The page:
The Top 10 Things You Wanted to Know About False Patent Marking but Were Afraid to Ask


In the months since the Federal Circuit’s decision in The Forest Group, Inc. v. Bon Tool Co., more than 100 patent false marking lawsuits have been filed. This article presents the top 10 questions to identify your company’s false marking risks and limit exposure.

What is a patent false marking claim?
In order to put the public on notice of a patent, the patent marking statute (35 U.S.C. §287) permits the patent owner to mark products in some circumstances with the number of any patent that covers the product. However, intentionally marking products with false patent numbers is prohibited by 35 USC § 292, which establishes a qui tam cause of action for such false marking. A qui tam cause of action empowers any private citizen to bring suit on behalf of the government, and any recovery for false patent marking is split between the party bringing suit and the government.

Does my company need to be worried about patent false marking claims?
Yes, if your company manufactures products that are marked with patent numbers. An audit should be performed to identify all products that are marked with patent numbers to determine whether the marking is correct. The numbers of any patents that have expired should be removed from all products. An opinion of counsel should be obtained for any remaining patents to verify that they are properly marked.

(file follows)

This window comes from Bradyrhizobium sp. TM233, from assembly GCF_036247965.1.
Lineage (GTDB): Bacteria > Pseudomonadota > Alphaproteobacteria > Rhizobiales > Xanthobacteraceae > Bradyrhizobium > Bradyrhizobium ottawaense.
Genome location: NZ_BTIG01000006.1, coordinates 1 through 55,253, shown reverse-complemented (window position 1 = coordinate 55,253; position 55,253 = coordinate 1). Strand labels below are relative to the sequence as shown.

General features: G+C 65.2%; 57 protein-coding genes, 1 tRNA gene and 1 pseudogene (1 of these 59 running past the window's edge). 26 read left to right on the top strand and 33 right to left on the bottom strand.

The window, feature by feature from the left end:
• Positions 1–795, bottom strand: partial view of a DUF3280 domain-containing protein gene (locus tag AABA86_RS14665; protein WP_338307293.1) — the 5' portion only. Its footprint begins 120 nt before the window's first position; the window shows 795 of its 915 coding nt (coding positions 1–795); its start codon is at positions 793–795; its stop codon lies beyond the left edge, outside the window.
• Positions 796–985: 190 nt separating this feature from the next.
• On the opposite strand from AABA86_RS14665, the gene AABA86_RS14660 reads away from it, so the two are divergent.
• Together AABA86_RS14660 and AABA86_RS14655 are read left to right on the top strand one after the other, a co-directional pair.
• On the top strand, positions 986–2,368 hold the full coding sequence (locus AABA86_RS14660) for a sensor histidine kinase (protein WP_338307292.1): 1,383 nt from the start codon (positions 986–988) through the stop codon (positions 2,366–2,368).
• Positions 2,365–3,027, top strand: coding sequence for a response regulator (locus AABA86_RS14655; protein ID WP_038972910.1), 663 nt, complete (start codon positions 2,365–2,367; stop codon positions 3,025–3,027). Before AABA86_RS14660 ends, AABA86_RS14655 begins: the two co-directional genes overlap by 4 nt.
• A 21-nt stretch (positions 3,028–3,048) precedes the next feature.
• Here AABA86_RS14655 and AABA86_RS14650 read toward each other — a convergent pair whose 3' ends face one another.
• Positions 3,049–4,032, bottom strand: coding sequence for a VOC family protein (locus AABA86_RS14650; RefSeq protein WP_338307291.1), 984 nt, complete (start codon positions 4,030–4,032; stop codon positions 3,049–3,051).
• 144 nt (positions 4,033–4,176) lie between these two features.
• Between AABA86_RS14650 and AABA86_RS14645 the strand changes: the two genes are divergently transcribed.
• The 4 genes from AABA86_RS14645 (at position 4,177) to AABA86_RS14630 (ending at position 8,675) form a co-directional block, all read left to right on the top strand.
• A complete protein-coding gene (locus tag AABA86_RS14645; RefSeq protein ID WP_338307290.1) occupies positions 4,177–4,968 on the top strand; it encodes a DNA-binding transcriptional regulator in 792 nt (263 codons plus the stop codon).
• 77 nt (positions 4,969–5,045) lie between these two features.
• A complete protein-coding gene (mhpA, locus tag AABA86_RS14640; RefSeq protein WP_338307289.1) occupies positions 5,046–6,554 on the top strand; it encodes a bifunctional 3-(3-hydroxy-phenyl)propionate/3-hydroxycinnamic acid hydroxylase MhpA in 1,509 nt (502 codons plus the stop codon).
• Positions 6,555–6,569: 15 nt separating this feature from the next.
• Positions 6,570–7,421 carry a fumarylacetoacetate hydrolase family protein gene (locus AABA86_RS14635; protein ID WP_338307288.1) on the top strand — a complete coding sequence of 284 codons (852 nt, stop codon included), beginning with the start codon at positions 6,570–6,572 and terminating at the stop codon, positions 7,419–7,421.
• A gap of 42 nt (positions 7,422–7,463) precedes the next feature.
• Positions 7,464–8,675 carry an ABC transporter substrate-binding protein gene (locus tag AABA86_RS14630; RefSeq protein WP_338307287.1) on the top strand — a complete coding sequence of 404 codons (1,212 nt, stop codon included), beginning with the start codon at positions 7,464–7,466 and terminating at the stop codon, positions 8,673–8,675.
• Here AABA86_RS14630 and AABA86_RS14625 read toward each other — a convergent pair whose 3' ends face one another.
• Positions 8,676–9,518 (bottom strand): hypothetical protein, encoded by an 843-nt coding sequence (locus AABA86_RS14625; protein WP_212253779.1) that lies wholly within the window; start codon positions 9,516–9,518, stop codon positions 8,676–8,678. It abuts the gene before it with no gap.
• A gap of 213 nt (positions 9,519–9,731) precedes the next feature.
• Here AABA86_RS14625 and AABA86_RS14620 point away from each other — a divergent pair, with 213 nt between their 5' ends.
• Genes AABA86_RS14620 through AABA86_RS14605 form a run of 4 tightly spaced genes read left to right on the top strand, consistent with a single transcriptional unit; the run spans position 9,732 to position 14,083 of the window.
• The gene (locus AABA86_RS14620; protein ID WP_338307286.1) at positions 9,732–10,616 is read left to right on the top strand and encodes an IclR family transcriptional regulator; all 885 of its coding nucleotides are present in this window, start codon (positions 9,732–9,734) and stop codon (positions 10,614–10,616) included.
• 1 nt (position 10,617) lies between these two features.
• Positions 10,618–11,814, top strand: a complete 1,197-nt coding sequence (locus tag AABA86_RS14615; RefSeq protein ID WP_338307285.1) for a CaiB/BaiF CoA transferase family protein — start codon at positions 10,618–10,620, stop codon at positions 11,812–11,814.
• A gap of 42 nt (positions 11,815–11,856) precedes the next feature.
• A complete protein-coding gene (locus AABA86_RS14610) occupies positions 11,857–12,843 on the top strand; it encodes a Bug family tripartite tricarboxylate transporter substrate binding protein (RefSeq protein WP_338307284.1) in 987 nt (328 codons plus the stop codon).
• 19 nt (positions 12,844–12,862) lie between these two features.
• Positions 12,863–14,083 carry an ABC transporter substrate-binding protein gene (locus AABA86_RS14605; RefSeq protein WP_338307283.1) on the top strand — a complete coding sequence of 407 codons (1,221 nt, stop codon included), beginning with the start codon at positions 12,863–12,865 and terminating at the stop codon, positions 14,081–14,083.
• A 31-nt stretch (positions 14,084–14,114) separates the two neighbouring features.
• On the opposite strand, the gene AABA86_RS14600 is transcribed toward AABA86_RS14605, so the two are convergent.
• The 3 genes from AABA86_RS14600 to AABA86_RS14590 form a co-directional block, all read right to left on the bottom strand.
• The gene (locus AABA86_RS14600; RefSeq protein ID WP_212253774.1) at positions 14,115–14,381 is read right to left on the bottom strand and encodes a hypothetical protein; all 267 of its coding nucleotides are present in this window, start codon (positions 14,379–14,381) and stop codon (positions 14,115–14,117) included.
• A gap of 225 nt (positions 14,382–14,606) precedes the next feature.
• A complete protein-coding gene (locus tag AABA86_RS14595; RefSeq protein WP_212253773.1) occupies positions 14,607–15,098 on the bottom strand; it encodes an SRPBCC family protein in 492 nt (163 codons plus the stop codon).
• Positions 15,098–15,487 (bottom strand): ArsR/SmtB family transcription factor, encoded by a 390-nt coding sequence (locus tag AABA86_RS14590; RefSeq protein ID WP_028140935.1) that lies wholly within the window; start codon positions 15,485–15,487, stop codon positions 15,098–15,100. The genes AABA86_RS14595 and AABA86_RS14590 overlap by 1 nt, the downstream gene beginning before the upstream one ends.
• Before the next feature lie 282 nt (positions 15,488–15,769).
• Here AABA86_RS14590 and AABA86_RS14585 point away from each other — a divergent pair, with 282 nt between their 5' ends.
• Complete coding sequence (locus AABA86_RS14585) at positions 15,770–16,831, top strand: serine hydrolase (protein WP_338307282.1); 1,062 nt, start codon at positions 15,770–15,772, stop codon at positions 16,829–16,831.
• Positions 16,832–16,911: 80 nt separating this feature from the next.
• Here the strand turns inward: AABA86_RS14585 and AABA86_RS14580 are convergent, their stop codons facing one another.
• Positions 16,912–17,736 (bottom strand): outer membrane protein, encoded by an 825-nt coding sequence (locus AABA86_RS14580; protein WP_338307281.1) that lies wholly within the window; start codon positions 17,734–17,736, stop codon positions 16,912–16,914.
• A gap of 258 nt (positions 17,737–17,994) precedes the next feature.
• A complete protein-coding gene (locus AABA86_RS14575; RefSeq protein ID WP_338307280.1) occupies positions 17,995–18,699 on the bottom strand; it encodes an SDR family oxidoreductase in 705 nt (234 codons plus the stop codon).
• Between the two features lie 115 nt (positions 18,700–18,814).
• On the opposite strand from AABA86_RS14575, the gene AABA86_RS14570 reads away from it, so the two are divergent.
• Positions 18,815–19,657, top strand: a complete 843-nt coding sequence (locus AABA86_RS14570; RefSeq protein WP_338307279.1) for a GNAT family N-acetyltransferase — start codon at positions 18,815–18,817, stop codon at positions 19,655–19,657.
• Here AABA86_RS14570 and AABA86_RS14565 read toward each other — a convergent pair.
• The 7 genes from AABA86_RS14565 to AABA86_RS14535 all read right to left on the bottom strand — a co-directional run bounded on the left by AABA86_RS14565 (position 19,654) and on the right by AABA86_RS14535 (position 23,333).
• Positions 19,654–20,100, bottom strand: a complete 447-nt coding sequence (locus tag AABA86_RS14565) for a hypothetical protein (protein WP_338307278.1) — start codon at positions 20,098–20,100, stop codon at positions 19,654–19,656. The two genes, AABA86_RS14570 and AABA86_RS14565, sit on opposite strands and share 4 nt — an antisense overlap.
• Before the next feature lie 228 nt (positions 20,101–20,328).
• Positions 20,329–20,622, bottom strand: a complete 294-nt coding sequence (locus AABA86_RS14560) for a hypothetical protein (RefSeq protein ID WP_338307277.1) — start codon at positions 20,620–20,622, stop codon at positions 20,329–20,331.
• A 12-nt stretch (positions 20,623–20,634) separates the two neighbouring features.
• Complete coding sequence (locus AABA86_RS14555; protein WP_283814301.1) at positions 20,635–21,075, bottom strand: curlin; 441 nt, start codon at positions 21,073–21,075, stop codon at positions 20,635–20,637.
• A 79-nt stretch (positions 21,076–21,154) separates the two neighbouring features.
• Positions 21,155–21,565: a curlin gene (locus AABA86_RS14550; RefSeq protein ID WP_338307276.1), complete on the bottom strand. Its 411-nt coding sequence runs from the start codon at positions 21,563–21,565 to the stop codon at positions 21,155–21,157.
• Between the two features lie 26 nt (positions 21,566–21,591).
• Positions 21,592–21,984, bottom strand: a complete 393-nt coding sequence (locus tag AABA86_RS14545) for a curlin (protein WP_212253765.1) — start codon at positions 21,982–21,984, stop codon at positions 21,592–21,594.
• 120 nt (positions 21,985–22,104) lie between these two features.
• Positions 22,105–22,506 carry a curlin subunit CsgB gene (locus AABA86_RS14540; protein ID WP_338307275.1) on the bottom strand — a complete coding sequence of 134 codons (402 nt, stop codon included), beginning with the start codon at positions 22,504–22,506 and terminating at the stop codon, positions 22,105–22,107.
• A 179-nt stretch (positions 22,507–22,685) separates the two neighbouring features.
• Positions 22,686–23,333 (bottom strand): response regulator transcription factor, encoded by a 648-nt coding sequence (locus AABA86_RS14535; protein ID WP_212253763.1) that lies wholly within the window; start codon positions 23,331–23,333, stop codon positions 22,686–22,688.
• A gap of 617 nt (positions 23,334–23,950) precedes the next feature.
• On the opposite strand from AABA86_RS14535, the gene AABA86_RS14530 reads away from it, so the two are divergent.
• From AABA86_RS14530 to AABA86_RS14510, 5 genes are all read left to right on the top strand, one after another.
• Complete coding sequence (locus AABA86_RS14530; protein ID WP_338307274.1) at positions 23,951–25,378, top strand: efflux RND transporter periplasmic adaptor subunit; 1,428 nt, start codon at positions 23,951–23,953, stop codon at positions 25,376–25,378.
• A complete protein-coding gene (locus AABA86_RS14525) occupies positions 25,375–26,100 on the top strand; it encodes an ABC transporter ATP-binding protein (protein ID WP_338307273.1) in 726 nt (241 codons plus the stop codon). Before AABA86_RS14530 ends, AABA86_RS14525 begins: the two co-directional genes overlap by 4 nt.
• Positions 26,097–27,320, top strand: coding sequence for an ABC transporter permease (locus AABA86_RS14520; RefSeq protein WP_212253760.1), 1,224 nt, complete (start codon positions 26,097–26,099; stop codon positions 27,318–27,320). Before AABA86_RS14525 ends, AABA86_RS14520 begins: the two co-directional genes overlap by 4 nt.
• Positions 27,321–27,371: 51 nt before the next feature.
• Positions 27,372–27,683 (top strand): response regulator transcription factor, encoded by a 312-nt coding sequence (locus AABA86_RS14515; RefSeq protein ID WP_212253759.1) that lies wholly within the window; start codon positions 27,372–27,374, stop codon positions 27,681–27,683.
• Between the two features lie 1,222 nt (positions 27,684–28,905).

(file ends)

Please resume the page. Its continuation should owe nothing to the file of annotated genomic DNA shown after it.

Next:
Does my Commercial General Liability (CGL) insurance policy cover these claims?
You should always review your CGL policy whenever you are sued. One provision that is common to many CGL policies is the “advertising injury” clause, which often provides coverage for damages arising from claims of defamation, invasion of privacy, misappropriation of advertising ideas or style of doing business, or infringement of copyright, title, or slogan. It may be difficult to argue that such a clause applies to a claim for false patent marking based solely on the placement of an expired or improper patent number on a product. However, if the false marking claim includes other allegations, such as allegations relating to improper advertising claims based on false marking, then the CGL advertising injury clause may provide some relief.

How much could a false marking lawsuit cost my company?
Because patent false marking lawsuits have not been brought in large numbers in the past, it is difficult to say for certain. The maximum liability for false marking is $500 per falsely marked article (prior to The Forest Group, Inc. v. Bon Tool Co., most courts limited liability to $500 per continuous act of marking). So if you sell 10,000 widgets marked with an inapplicable or expired patent number, you could theoretically be liable for 10,000 x $500 = $5,000,000. However, under other federal statutes providing for qui tam actions, the penalties assessed are generally proportional to the harm that was caused. Obviously, the exact damages will depend on the specific facts, such as whether your company has ever used the threat of a patent infringement lawsuit to exclude competition. Under the current math, though, huge potential awards are encouraging entrepreneurial plaintiffs, pejoratively referred to as “bounty hunters,” or “marking trolls” (although everything depends on one’s perspective) to hunt for improperly marked products.